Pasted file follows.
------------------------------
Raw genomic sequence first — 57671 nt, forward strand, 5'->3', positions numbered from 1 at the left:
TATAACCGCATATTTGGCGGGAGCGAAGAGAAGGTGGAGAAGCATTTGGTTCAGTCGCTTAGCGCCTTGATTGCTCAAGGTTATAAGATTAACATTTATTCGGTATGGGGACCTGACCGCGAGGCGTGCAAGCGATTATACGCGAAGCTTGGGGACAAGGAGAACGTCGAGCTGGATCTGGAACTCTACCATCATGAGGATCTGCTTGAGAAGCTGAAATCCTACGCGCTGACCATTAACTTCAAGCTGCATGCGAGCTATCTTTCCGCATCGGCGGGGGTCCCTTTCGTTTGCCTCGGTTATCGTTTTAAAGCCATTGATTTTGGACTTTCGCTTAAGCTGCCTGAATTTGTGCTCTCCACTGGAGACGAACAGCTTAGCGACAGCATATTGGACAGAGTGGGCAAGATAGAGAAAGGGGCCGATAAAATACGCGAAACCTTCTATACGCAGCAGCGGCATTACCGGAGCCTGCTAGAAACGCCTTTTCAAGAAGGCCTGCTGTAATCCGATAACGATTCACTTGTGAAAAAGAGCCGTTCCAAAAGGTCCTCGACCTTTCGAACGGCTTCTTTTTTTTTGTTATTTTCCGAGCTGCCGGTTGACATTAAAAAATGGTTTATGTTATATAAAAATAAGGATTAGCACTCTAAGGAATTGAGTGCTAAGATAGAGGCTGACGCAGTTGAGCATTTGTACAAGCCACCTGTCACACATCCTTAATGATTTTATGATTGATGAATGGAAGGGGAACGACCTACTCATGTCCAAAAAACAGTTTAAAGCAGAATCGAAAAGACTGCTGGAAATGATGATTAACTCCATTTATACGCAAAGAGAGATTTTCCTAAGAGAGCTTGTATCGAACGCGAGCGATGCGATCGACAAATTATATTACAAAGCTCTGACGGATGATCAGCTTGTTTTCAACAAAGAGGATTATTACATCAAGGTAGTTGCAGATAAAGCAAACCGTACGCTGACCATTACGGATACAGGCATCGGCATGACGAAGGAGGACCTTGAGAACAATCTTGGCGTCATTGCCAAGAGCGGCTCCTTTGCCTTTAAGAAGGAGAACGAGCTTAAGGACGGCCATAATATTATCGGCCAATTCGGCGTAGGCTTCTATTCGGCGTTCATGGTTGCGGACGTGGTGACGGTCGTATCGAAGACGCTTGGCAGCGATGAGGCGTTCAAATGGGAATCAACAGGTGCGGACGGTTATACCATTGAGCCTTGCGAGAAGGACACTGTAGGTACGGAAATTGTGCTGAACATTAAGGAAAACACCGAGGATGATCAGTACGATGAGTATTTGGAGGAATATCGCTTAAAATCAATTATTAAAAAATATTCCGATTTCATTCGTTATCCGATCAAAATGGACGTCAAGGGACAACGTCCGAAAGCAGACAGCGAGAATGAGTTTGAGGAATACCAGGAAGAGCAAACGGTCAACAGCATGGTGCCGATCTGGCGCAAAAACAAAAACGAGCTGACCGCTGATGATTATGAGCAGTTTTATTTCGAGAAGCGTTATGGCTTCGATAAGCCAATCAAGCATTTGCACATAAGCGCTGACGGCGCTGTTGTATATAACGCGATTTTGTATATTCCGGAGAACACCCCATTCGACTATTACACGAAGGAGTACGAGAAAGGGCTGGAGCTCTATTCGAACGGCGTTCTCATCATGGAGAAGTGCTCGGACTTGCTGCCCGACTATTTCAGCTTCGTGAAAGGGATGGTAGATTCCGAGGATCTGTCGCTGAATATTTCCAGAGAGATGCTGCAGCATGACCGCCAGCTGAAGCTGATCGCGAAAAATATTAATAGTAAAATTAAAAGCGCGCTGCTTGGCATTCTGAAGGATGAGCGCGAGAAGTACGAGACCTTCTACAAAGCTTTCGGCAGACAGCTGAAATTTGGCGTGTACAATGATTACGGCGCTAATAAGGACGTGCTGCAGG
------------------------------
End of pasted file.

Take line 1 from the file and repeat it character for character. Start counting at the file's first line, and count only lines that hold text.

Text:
Raw genomic sequence first — 57671 nt, forward strand, 5'->3', positions numbered from 1 at the left: